Shark Nebula (LDN 1235)
In 1962 the American astronomer Beverly T. Lynds published a compilation of dark nebula in her «Catalogue of Dark Nebulae» that she found on the blue and red photo plates of the «National Geographic Palomar Observatory Sky Atlas» (POSS), taken with the 48 inch Oschin Schmidt telescope at Mount Palomar Observatory. The dark part of this nebula (the «eye of the shark») is listed there with the designation LDN 1235. 
In 1965 Lynds published her catalog of bright nebulae (H-II regions and reflection nebulae). The whole nebula is listed there as LBN 111.07+14.08 or also referred to LBN 535 and was barely detectable on the red photo plates. She also added two reflection nebulae (LBN 541 = DG 177, LBN 546 = DG 178) discovered on the POSS photo plates in 1963 by the German astronomers J. Dorschner and J. Gürtler from Jena. [270, 594]
Sidney van den Bergh identified in 1966 in his «Study of Reflection Nebulae» the reflection nebulae vdB 149 = LBN 541 to be illuminated by the star BD +72 1018 and the reflection nebula vdB 150 = LBN 546 to be illuminated by the star BD +72 1020 (HD 210806).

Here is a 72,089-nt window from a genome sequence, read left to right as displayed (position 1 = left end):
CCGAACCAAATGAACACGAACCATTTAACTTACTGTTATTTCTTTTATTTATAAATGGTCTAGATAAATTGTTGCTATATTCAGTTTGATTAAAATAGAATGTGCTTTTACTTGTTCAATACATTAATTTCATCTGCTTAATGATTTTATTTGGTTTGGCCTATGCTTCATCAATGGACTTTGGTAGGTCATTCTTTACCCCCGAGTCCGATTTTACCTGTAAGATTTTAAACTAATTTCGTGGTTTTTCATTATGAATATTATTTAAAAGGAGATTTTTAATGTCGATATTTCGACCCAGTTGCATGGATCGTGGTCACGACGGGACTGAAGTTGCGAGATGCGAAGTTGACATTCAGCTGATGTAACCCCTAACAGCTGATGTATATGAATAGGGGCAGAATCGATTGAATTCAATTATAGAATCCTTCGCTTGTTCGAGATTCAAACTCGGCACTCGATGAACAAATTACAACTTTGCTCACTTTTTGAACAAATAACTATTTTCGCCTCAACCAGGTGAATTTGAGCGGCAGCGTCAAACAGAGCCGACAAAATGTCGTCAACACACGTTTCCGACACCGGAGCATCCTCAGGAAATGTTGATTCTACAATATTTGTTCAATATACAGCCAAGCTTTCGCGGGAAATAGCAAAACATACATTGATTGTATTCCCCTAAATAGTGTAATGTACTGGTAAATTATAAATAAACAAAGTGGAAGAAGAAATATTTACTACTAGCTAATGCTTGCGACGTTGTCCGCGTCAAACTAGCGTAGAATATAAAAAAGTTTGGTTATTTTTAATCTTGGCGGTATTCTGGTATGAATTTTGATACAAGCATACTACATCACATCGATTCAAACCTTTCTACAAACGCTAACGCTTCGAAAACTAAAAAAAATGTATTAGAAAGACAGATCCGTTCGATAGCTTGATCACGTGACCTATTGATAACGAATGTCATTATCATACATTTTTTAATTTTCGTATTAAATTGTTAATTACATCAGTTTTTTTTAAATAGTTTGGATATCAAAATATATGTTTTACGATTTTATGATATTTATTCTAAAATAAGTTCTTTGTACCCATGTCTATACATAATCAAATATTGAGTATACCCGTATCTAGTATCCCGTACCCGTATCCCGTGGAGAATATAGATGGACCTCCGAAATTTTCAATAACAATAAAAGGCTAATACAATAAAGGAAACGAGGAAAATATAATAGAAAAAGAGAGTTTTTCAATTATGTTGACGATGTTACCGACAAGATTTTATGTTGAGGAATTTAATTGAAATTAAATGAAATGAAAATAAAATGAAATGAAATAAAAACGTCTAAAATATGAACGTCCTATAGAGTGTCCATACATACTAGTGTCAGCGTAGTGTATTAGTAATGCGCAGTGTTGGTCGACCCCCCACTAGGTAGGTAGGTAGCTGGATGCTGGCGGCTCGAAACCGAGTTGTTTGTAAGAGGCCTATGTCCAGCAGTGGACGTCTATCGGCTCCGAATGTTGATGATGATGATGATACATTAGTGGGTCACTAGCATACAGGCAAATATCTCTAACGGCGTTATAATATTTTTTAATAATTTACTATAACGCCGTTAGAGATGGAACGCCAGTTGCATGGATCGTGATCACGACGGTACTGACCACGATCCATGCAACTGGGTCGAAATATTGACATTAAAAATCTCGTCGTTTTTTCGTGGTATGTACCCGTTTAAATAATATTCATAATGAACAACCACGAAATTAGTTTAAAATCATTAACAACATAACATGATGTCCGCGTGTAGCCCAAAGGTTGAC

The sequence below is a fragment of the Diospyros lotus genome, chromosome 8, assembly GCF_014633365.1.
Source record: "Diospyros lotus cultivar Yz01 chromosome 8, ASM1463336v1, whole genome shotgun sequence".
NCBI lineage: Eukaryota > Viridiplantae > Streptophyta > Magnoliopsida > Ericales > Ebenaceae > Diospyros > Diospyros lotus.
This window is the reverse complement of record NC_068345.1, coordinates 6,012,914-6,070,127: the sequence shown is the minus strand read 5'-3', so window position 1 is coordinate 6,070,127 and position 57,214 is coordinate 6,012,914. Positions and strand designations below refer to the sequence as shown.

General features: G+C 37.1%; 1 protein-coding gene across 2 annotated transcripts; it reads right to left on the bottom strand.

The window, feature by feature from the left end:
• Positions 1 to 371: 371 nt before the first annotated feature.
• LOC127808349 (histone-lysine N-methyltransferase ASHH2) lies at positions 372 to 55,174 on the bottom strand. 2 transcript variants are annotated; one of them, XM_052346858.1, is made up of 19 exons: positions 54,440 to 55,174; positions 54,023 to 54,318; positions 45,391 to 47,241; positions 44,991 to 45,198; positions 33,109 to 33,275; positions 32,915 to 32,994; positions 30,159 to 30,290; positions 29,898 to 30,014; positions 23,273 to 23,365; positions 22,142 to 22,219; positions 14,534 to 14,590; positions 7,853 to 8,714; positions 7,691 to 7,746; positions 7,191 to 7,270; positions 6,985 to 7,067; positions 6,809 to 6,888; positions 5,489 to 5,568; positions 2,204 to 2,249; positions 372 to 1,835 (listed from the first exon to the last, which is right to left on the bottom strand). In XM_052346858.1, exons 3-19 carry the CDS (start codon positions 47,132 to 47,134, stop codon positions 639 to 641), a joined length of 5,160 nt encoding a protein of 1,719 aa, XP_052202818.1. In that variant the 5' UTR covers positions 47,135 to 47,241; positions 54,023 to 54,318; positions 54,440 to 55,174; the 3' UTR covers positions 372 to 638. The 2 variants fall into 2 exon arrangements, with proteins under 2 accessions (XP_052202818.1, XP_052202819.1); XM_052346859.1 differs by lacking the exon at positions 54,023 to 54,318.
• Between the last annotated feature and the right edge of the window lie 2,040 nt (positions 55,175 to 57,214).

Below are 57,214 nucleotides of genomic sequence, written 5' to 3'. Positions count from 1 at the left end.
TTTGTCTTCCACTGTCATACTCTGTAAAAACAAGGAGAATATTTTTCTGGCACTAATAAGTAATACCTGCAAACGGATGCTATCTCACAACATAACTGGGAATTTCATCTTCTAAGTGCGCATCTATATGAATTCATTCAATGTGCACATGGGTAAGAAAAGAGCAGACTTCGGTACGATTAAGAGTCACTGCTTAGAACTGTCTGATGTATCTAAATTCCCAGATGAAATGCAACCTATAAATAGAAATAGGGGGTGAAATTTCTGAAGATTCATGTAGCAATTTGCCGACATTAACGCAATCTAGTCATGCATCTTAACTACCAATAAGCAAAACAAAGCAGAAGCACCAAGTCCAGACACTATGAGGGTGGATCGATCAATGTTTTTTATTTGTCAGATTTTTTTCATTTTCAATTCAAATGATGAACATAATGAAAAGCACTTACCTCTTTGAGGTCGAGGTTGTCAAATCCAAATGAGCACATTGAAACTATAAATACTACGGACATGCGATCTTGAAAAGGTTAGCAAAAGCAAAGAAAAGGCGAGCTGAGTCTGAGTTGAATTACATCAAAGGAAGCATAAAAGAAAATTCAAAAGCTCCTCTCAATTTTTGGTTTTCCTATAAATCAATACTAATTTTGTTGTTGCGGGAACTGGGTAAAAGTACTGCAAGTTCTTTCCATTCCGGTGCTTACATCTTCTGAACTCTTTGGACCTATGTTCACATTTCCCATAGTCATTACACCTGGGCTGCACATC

LDN 1235 is the densest and darkest part of the molecular cloud and very faint H-II region LBN 535. It hosts a star forming region. The age is estimated to 1-5 million years and the distance to earth between 330 and 370 pc.  Within the nebula are two blue reflection nebulae (vdB 149 and vdB 150), which are illuminated by nearby spectral type B8 stars. The distance to earth of these two stars is about 340 pc. 
The nebula LDN 1235 is located in constellation Cepheus. The constellation Cepheus is circumpolar, but it is highest in the sky in the months of May to December and the nebula can therefore be observed best then.